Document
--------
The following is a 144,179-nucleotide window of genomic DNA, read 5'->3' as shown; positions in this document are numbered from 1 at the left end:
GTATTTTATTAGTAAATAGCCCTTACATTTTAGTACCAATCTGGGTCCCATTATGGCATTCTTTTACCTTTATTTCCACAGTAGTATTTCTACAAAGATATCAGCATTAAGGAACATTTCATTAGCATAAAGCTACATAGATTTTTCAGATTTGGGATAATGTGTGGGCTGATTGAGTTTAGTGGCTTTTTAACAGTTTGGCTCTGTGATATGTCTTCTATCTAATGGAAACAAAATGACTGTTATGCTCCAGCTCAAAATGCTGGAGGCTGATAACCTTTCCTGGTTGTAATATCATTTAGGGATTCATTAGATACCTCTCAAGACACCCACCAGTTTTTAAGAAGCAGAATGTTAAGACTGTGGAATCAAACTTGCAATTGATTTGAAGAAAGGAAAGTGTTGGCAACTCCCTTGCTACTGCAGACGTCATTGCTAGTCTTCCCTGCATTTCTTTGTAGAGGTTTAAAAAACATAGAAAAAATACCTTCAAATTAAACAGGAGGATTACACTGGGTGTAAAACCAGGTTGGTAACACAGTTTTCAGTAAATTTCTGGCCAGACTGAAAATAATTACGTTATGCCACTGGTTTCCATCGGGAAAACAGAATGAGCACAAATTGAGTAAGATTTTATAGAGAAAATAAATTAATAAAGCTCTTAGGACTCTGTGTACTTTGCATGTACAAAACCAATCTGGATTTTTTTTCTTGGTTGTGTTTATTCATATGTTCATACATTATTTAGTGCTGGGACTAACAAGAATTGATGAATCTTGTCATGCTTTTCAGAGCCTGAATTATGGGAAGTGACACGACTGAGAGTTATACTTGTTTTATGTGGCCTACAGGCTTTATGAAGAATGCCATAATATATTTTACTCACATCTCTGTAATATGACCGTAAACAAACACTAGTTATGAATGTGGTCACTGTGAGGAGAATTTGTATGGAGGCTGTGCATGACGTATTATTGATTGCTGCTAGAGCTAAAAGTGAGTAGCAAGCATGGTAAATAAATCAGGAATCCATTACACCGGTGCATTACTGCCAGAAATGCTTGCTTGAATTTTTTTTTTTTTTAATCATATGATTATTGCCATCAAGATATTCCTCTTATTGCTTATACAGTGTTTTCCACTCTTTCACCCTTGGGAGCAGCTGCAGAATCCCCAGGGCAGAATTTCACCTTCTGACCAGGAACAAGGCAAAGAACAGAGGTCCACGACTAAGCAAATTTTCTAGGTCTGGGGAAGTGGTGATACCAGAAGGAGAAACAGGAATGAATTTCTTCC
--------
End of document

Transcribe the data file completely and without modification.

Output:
The following is a 144,179-nucleotide window of genomic DNA, read 5'->3' as shown; positions in this document are numbered from 1 at the left end:
GTATTTTATTAGTAAATAGCCCTTACATTTTAGTACCAATCTGGGTCCCATTATGGCATTCTTTTACCTTTATTTCCACAGTAGTATTTCTACAAAGATATCAGCATTAAGGAACATTTCATTAGCATAAAGCTACATAGATTTTTCAGATTTGGGATAATGTGTGGGCTGATTGAGTTTAGTGGCTTTTTAACAGTTTGGCTCTGTGATATGTCTTCTATCTAATGGAAACAAAATGACTGTTATGCTCCAGCTCAAAATGCTGGAGGCTGATAACCTTTCCTGGTTGTAATATCATTTAGGGATTCATTAGATACCTCTCAAGACACCCACCAGTTTTTAAGAAGCAGAATGTTAAGACTGTGGAATCAAACTTGCAATTGATTTGAAGAAAGGAAAGTGTTGGCAACTCCCTTGCTACTGCAGACGTCATTGCTAGTCTTCCCTGCATTTCTTTGTAGAGGTTTAAAAAACATAGAAAAAATACCTTCAAATTAAACAGGAGGATTACACTGGGTGTAAAACCAGGTTGGTAACACAGTTTTCAGTAAATTTCTGGCCAGACTGAAAATAATTACGTTATGCCACTGGTTTCCATCGGGAAAACAGAATGAGCACAAATTGAGTAAGATTTTATAGAGAAAATAAATTAATAAAGCTCTTAGGACTCTGTGTACTTTGCATGTACAAAACCAATCTGGATTTTTTTTCTTGGTTGTGTTTATTCATATGTTCATACATTATTTAGTGCTGGGACTAACAAGAATTGATGAATCTTGTCATGCTTTTCAGAGCCTGAATTATGGGAAGTGACACGACTGAGAGTTATACTTGTTTTATGTGGCCTACAGGCTTTATGAAGAATGCCATAATATATTTTACTCACATCTCTGTAATATGACCGTAAACAAACACTAGTTATGAATGTGGTCACTGTGAGGAGAATTTGTATGGAGGCTGTGCATGACGTATTATTGATTGCTGCTAGAGCTAAAAGTGAGTAGCAAGCATGGTAAATAAATCAGGAATCCATTACACCGGTGCATTACTGCCAGAAATGCTTGCTTGAATTTTTTTTTTTTTTAATCATATGATTATTGCCATCAAGATATTCCTCTTATTGCTTATACAGTGTTTTCCACTCTTTCACCCTTGGGAGCAGCTGCAGAATCCCCAGGGCAGAATTTCACCTTCTGACCAGGAACAAGGCAAAGAACAGAGGTCCACGACTAAGCAAATTTTCTAGGTCTGGGGAAGTGGTGATACCAGAAGGAGAAACAGGAATGAATTTCTTCC